The deep black center of totality is caused by the moon, but you might never know that since the moon itself is not visible. It is just too close to the blazingly bright sun to see, especially just before and just after totality. Think back to when you were looking at the partially eclipsed sun with your eclipse glasses. Did you see the moon? No. You saw the portion of the sun that was not blocked by the moon, but you didn’t actually see the moon. No, even when 99% eclipsed, the sun is too bright to allow you to see the moon.

Totality, on the other hand, is a different story. During totality, the sun’s photosphere (the bright portion that would hurt your eyes if you stared too long) is completely blocked. Of course, this allows us to see the main attraction of totality: the corona. However, with the photosphere out of the way, it is also possible to see the moon during totality. If you don’t believe me, check out the image that I’ve included here. Look closely and you can see the faint details of the familiar full moon. Pretty cool!

Personally, I could not see the face of the moon with my naked eye, even through binoculars. It was only revealed to me later in this four-second exposure, which was taken about half way through totality. The long exposure causes the corona to be overexposed, but the face of the “man in the moon” is easily visible. Just in case you’re suspicious, I did not create this image in Photoshop by overlaying a picture of a full moon on top of the total eclipse. Note that you can also see the bright star Regulus as a small dot on the far left side of the frame. Some pink portions of the chromosphere are also visible around the edge of the moon in a couple of places.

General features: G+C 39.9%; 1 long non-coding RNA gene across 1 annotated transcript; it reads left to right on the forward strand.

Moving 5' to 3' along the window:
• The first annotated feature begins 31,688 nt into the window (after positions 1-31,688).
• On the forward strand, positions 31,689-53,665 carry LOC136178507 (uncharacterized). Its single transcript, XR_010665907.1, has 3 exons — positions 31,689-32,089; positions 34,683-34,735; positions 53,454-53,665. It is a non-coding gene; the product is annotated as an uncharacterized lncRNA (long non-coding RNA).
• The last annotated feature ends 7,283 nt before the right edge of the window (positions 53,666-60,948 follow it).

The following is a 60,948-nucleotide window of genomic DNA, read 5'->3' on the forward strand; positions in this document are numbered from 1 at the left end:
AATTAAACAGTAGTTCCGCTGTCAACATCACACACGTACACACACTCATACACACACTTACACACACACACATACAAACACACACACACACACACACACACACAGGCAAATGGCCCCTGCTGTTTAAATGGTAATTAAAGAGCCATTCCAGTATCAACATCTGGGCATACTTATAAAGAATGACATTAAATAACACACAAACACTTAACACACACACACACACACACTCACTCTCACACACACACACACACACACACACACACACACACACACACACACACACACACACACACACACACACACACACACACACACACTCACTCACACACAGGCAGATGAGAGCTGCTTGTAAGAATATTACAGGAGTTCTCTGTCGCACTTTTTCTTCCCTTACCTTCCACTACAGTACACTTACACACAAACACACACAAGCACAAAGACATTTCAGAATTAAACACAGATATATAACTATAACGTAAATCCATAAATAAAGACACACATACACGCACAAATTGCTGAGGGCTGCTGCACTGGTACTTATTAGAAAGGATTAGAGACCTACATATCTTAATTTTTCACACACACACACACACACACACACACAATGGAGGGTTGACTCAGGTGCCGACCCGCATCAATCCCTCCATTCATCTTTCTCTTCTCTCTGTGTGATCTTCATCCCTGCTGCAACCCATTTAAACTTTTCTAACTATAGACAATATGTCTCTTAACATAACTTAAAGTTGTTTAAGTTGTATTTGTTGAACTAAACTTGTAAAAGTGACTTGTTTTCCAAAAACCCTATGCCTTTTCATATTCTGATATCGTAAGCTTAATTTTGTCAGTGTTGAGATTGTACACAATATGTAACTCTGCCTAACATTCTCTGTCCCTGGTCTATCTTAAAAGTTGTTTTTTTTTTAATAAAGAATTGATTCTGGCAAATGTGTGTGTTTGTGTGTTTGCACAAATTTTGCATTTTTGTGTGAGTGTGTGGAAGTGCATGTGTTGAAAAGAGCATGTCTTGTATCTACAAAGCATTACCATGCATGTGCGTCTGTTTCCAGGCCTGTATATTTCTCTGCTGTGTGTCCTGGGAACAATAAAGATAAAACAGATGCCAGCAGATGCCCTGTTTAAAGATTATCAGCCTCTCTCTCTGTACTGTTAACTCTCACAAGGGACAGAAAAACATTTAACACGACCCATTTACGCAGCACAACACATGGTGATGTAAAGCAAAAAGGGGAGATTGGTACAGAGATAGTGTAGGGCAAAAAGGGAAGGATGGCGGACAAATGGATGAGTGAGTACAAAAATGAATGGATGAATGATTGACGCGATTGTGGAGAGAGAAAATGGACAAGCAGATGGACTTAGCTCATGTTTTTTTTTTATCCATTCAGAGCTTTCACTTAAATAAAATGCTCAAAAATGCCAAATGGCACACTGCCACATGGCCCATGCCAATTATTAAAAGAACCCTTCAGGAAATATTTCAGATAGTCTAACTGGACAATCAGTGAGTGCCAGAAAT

Since the moon is completely in shadow, the faint light illuminating its surface is due to earthshine (i.e., sunlight that is reflected off the earth and back on to the moon). You have probably noticed earthshine if you have ever gazed at a crescent moon. Earthshine is responsible for the faintly illuminated portion of the moon that should be black, but isn’t quite completely black. If you’re not familiar with it, check it out during a crescent moon. It is easiest to see earthshine during the phases of the moon nearest a crescent. Or, if you really want a challenge, you can wait until your next total eclipse. That is how I like my earthshine! (Which gives me an idea to celebrate the eclipse: earthshine whiskey distilled right here in East Tennessee with this picture on the label!)

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